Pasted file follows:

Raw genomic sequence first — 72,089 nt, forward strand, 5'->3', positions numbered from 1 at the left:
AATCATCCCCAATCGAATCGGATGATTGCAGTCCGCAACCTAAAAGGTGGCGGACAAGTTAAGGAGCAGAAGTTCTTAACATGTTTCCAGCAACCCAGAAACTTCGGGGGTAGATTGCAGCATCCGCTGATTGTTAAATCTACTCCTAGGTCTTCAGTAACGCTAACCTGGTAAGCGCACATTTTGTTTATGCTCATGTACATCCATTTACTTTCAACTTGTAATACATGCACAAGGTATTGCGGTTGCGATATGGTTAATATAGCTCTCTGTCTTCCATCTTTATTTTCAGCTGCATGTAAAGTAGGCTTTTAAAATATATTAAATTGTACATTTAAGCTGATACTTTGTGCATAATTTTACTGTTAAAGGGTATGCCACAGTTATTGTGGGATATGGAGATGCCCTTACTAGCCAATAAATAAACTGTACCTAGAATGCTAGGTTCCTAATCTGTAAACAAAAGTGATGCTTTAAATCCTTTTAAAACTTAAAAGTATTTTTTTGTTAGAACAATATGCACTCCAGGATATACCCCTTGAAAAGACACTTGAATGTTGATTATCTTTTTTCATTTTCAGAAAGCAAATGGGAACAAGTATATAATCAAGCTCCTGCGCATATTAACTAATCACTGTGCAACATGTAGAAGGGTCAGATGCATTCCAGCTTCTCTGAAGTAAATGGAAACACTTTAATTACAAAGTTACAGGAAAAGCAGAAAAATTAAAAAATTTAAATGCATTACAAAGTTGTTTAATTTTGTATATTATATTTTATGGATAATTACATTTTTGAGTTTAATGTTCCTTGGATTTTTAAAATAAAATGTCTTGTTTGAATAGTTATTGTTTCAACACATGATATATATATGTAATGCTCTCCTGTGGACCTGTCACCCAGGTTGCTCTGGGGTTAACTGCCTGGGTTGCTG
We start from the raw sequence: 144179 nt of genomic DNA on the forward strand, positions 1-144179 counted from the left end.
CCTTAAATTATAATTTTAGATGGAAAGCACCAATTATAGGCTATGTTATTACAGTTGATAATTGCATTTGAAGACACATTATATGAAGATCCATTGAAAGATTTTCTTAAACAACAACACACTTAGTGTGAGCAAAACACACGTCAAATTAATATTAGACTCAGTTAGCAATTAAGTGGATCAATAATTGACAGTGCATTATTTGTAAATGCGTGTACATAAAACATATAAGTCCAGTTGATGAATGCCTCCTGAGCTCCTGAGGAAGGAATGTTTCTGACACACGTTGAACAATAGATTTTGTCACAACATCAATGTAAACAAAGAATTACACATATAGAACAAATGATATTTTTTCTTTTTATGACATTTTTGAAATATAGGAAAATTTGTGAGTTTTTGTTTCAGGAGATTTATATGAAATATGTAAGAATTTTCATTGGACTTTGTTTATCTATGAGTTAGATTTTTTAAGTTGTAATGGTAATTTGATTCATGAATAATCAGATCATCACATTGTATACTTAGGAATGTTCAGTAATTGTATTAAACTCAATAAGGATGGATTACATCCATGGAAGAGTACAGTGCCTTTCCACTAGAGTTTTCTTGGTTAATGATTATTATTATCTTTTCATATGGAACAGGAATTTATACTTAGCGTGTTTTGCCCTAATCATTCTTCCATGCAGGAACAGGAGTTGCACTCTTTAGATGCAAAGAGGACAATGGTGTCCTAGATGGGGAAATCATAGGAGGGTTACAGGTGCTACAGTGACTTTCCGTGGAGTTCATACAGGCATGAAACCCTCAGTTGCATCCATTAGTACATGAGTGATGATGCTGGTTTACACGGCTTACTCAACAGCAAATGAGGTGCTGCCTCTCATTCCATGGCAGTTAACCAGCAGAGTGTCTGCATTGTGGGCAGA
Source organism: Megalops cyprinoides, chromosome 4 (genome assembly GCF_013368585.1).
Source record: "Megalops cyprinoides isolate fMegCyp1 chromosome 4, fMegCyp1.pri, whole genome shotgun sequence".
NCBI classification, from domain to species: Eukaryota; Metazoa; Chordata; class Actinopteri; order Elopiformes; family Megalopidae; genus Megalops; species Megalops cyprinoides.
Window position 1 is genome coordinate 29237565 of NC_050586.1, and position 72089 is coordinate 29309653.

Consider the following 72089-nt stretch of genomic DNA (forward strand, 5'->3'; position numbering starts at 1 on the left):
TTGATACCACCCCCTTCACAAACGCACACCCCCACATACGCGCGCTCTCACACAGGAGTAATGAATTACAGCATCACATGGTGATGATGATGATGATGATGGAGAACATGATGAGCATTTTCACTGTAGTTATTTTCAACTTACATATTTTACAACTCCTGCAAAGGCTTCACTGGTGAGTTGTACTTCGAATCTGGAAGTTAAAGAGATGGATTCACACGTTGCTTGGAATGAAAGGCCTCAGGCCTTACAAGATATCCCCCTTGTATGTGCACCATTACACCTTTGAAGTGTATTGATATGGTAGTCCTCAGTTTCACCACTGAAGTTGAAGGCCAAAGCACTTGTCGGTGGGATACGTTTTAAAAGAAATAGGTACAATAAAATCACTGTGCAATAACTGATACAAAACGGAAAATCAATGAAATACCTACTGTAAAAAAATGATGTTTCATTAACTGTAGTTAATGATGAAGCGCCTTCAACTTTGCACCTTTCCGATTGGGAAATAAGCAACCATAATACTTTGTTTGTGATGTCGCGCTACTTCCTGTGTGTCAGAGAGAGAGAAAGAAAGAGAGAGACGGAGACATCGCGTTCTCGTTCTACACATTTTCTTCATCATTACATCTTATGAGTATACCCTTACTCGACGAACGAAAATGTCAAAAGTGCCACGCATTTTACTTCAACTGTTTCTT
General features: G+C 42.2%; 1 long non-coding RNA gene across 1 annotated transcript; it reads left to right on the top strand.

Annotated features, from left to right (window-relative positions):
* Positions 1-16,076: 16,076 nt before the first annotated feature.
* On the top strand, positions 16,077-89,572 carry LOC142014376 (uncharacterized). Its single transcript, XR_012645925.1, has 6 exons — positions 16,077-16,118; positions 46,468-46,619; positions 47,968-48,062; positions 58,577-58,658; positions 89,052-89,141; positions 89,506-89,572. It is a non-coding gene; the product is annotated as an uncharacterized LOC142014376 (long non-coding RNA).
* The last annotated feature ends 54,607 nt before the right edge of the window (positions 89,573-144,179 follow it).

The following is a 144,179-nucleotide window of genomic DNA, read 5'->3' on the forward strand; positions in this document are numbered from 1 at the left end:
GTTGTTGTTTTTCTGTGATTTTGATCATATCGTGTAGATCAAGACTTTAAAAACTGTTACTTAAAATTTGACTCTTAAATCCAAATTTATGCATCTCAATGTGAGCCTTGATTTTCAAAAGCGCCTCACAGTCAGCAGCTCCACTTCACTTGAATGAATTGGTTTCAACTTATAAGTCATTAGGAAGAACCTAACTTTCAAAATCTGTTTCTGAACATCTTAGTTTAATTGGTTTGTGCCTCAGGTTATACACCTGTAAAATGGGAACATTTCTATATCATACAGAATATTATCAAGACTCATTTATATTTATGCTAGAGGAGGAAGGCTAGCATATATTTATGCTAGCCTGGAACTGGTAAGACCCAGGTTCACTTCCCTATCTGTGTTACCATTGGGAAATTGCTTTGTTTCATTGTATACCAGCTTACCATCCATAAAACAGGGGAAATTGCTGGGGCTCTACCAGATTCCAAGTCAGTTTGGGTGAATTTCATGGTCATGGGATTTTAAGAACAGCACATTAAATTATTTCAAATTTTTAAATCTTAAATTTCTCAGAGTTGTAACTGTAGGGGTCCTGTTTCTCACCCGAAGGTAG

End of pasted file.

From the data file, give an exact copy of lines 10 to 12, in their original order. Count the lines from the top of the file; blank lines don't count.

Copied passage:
TTGATACCACCCCCTTCACAAACGCACACCCCCACATACGCGCGCTCTCACACAGGAGTAATGAATTACAGCATCACATGGTGATGATGATGATGATGATGGAGAACATGATGAGCATTTTCACTGTAGTTATTTTCAACTTACATATTTTACAACTCCTGCAAAGGCTTCACTGGTGAGTTGTACTTCGAATCTGGAAGTTAAAGAGATGGATTCACACGTTGCTTGGAATGAAAGGCCTCAGGCCTTACAAGATATCCCCCTTGTATGTGCACCATTACACCTTTGAAGTGTATTGATATGGTAGTCCTCAGTTTCACCACTGAAGTTGAAGGCCAAAGCACTTGTCGGTGGGATACGTTTTAAAAGAAATAGGTACAATAAAATCACTGTGCAATAACTGATACAAAACGGAAAATCAATGAAATACCTACTGTAAAAAAATGATGTTTCATTAACTGTAGTTAATGATGAAGCGCCTTCAACTTTGCACCTTTCCGATTGGGAAATAAGCAACCATAATACTTTGTTTGTGATGTCGCGCTACTTCCTGTGTGTCAGAGAGAGAGAAAGAAAGAGAGAGACGGAGACATCGCGTTCTCGTTCTACACATTTTCTTCATCATTACATCTTATGAGTATACCCTTACTCGACGAACGAAAATGTCAAAAGTGCCACGCATTTTACTTCAACTGTTTCTT
General features: G+C 42.2%; 1 long non-coding RNA gene across 1 annotated transcript; it reads left to right on the top strand.

Annotated features, from left to right (window-relative positions):